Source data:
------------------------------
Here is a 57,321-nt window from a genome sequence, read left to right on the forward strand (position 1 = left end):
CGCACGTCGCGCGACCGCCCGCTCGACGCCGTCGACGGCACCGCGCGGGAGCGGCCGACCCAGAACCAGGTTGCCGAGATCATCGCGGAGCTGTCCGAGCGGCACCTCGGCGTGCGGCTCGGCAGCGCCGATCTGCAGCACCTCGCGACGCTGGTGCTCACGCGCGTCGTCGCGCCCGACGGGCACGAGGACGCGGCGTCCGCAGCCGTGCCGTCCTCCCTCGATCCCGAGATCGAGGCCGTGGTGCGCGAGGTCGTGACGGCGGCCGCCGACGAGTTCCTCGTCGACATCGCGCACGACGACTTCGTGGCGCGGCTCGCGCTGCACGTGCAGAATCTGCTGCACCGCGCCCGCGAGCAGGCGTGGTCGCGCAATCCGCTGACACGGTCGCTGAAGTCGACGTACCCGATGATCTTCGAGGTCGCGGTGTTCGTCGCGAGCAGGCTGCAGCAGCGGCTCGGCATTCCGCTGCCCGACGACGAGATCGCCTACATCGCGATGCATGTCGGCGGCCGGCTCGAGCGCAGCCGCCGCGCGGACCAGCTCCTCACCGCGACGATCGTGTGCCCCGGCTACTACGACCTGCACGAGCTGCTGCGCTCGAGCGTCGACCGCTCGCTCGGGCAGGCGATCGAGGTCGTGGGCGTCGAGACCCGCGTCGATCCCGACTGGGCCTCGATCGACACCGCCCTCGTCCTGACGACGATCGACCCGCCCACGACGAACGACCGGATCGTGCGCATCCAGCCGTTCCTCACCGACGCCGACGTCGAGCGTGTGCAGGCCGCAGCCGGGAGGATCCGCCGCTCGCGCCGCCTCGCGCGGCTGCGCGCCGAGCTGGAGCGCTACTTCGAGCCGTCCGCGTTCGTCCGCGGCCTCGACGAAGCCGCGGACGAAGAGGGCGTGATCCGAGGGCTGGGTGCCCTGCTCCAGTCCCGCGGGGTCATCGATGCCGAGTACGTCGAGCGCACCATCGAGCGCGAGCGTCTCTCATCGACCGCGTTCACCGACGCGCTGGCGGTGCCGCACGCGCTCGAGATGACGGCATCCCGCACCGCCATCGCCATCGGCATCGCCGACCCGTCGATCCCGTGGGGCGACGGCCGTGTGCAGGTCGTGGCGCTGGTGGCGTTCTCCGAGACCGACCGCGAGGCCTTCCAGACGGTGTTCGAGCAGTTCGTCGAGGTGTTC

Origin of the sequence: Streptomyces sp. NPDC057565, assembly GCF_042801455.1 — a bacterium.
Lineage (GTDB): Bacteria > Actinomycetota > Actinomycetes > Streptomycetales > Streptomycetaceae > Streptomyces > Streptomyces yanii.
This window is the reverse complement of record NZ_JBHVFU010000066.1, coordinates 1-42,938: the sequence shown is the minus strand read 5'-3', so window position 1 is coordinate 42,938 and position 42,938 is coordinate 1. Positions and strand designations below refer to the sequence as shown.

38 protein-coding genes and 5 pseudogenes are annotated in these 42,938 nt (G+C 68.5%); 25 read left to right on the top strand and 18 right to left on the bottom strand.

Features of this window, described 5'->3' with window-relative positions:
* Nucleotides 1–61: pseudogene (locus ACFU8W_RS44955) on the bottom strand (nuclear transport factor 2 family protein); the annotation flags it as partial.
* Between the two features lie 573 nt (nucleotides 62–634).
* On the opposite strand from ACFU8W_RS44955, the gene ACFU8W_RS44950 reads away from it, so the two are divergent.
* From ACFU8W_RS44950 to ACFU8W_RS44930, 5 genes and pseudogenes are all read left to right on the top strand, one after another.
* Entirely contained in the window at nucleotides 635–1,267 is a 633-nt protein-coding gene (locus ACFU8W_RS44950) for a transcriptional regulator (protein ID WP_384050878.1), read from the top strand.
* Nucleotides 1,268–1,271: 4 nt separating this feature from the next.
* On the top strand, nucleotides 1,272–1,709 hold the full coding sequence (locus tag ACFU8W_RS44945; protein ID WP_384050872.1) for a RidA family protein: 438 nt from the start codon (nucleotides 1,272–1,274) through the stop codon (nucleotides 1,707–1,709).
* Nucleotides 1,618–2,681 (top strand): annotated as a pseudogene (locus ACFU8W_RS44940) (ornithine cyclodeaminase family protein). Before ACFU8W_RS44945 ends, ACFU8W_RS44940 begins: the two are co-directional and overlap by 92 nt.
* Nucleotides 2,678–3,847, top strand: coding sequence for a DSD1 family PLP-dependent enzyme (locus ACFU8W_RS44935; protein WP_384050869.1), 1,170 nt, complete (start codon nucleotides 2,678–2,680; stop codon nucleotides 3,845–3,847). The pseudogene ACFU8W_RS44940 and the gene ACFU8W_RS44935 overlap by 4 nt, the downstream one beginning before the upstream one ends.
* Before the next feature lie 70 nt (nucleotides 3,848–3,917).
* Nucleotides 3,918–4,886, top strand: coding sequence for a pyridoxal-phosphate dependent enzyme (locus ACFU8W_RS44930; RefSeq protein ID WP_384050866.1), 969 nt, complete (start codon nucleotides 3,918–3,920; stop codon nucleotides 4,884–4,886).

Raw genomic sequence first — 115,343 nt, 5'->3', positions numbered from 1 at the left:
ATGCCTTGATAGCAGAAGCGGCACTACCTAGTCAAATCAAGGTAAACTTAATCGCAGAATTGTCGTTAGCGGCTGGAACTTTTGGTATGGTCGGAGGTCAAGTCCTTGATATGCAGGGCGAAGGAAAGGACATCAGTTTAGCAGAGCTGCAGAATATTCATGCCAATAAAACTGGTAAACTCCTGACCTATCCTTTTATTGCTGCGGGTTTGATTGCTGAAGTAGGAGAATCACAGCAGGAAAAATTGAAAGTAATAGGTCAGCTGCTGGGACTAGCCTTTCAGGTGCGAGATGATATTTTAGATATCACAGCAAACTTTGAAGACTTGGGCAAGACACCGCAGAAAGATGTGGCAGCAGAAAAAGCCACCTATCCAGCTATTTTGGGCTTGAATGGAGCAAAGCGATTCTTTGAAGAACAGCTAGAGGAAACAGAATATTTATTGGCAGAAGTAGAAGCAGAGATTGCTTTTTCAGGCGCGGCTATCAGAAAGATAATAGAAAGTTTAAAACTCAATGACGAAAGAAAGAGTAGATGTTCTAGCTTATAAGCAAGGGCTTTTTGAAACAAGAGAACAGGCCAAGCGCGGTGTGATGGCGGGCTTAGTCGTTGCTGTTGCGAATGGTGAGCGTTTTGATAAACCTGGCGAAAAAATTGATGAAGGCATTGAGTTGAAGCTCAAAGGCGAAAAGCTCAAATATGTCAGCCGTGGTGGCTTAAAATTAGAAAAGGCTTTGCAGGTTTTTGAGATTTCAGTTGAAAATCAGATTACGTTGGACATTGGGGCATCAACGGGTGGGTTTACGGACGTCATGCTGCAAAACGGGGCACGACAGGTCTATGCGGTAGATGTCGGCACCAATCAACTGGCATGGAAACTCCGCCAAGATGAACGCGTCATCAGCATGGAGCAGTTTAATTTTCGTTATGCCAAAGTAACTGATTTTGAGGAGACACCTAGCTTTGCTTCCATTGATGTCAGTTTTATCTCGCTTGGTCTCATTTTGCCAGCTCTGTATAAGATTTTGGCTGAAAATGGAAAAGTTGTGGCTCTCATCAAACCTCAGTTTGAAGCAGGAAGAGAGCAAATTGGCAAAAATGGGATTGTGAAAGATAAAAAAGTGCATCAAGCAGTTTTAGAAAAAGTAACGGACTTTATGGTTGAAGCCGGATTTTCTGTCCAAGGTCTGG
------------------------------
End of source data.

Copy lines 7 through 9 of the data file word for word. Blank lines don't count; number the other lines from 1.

Features of this window, described 5'->3' with window-relative positions:
* Nucleotides 1–61: pseudogene (locus ACFU8W_RS44955) on the bottom strand (nuclear transport factor 2 family protein); the annotation flags it as partial.
* Between the two features lie 573 nt (nucleotides 62–634).